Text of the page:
Time running out to make sure the season is completed safely, writes Jason Burt
1 Neutral venues
There is not expected to be a vote today on the issue of playing the remaining 92 Premier League matches at eight to 10 neutral venues, but the contentious issue will dominate proceedings. It may prove a breaking point as emotions run high. So far the clubs have maintained a relatively cordial relationship in meetings, but that is cracking. It could become more confrontational.
It has wrongly been portrayed that neutral venues are being pushed by the Premier League when, at present, they are a prerequisite demanded by the UK Government, the UK Football Policing Unit and the Sports Ground Safety Authority - which issues licences for stadiums. It appears non-negotiable.
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Nevertheless, Aston Villa, Brighton and Watford have voiced concerns, which are believed to be shared by other teams in the bottom six, such as West Ham. Norwich City and Bournemouth have been less forthcoming, but Scott Duxbury, the Watford chairman and chief executive, has suggested there are far more than six teams opposed to neutral venues. Some sources have suggested it may be as high as 10, which would mean if the issue was put to a vote it would not get through, as it needs 14 clubs to agree if a rule change is required.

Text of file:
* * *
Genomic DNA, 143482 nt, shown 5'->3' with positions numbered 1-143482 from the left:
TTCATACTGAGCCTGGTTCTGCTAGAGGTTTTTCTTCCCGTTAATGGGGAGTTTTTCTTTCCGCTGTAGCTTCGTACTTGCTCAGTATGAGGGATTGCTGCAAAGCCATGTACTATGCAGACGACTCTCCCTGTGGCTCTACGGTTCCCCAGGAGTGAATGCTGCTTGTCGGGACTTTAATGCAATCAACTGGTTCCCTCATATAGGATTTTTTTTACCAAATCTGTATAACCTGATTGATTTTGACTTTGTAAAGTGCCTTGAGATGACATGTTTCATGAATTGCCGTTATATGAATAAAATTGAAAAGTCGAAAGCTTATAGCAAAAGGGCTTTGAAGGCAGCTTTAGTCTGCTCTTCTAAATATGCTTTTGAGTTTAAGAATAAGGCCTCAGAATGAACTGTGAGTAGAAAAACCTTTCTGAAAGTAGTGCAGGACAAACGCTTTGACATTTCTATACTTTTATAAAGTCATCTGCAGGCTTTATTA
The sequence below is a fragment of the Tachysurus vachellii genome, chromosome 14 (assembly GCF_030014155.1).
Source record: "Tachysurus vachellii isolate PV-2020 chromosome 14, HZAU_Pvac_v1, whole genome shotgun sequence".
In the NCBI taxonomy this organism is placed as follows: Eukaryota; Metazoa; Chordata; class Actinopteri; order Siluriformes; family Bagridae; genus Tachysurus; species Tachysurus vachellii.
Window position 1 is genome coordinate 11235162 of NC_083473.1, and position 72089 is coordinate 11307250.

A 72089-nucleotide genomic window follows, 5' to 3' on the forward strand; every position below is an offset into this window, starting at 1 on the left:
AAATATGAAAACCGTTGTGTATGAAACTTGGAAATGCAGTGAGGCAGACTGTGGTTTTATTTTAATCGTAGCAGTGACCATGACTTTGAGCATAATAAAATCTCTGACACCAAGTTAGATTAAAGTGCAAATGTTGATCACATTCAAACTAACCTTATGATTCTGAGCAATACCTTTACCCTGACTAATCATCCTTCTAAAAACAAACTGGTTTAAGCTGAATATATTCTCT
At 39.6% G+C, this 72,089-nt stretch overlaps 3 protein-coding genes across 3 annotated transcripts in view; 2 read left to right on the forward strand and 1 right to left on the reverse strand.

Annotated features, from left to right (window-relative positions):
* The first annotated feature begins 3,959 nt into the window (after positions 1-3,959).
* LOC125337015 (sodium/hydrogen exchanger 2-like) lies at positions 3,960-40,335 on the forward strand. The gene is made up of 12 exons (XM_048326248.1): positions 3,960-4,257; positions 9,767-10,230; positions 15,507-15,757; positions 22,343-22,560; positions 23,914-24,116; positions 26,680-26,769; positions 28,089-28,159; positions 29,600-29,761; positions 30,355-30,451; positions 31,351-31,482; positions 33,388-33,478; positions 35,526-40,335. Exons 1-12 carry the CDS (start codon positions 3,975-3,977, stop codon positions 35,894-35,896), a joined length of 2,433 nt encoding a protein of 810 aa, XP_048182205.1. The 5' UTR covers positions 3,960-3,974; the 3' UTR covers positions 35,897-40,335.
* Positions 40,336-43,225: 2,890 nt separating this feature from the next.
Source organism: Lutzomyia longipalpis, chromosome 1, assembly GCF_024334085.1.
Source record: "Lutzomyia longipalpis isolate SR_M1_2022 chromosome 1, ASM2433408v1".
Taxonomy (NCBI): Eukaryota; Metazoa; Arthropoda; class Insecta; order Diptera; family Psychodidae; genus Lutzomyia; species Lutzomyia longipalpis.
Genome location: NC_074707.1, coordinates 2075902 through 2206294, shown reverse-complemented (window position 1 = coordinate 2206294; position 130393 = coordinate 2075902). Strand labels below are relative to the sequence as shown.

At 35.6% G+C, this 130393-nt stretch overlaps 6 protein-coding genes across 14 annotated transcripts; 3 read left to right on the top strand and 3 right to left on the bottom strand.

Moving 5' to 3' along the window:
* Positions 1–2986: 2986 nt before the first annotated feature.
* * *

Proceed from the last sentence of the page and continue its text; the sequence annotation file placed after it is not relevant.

What does not appear to be on the table - although some clubs would push for it - is no relegation. But what would then happen?
2 Player contracts and June 30
Whatever plans the Premier League - or football in general - have may all fall apart if an agreement cannot be reached to extend the contracts of players (and other staff, including managers) whose deals run out on June 30. This is expected to be the only item on today's agenda that has to be decided.
There are 163 Premier League players who will, in theory, be out of contract while the season goes on. Fifa and the Premier League have made it clear clubs should offer extended contracts on the same terms until the end of the season, whenever that is. But legal experts have stated this will contravene English contract law if the players do not agree. What then happens?
3 Gain government approval
British Foreign Secretary Dominic Raab said the Premier League's return would "lift the nation", but the government has yet to give the green light. A meeting is scheduled for Thursday and the government has veered between encouraging football to restart, in the hope that it would be a boost to public morale and a sense of normal life returning, to being nervous that it would be out of step and appear callous when lives are being lost.
That is partly why the controls being put in place are so stringent, aiming to show that football can be a standard-bearer for best practice.